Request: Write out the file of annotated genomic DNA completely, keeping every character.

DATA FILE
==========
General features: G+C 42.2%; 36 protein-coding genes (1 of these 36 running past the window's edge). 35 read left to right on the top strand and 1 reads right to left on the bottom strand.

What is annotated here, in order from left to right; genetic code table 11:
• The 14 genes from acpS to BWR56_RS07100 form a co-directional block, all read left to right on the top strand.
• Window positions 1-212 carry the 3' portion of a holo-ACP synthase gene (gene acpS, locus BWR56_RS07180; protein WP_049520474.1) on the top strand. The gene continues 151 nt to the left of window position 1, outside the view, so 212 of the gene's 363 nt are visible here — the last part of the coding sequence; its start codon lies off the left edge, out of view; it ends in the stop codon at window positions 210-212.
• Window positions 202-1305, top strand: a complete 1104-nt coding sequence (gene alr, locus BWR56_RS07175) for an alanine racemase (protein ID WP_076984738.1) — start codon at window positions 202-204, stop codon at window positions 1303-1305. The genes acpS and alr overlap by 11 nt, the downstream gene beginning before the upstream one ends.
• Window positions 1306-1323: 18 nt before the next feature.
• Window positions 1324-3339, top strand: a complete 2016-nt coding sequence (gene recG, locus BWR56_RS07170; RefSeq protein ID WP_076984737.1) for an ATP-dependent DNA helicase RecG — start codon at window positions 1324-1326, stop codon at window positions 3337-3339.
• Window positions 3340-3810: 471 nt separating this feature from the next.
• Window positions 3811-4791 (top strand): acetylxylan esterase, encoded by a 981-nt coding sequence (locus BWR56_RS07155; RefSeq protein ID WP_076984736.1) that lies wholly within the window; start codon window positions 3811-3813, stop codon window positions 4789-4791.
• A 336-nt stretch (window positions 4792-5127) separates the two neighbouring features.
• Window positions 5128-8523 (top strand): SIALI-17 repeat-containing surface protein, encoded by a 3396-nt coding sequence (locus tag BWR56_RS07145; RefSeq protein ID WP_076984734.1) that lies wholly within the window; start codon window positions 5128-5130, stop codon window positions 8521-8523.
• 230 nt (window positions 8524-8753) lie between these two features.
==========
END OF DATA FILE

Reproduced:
General features: G+C 42.2%; 36 protein-coding genes (1 of these 36 running past the window's edge). 35 read left to right on the top strand and 1 reads right to left on the bottom strand.

What is annotated here, in order from left to right; genetic code table 11:
• The 14 genes from acpS to BWR56_RS07100 form a co-directional block, all read left to right on the top strand.
• Window positions 1-212 carry the 3' portion of a holo-ACP synthase gene (gene acpS, locus BWR56_RS07180; protein WP_049520474.1) on the top strand. The gene continues 151 nt to the left of window position 1, outside the view, so 212 of the gene's 363 nt are visible here — the last part of the coding sequence; its start codon lies off the left edge, out of view; it ends in the stop codon at window positions 210-212.
• Window positions 202-1305, top strand: a complete 1104-nt coding sequence (gene alr, locus BWR56_RS07175) for an alanine racemase (protein ID WP_076984738.1) — start codon at window positions 202-204, stop codon at window positions 1303-1305. The genes acpS and alr overlap by 11 nt, the downstream gene beginning before the upstream one ends.
• Window positions 1306-1323: 18 nt before the next feature.
• Window positions 1324-3339, top strand: a complete 2016-nt coding sequence (gene recG, locus BWR56_RS07170; RefSeq protein ID WP_076984737.1) for an ATP-dependent DNA helicase RecG — start codon at window positions 1324-1326, stop codon at window positions 3337-3339.
• Window positions 3340-3810: 471 nt separating this feature from the next.
• Window positions 3811-4791 (top strand): acetylxylan esterase, encoded by a 981-nt coding sequence (locus BWR56_RS07155; RefSeq protein ID WP_076984736.1) that lies wholly within the window; start codon window positions 3811-3813, stop codon window positions 4789-4791.
• A 336-nt stretch (window positions 4792-5127) separates the two neighbouring features.
• Window positions 5128-8523 (top strand): SIALI-17 repeat-containing surface protein, encoded by a 3396-nt coding sequence (locus tag BWR56_RS07145; RefSeq protein ID WP_076984734.1) that lies wholly within the window; start codon window positions 5128-5130, stop codon window positions 8521-8523.
• 230 nt (window positions 8524-8753) lie between these two features.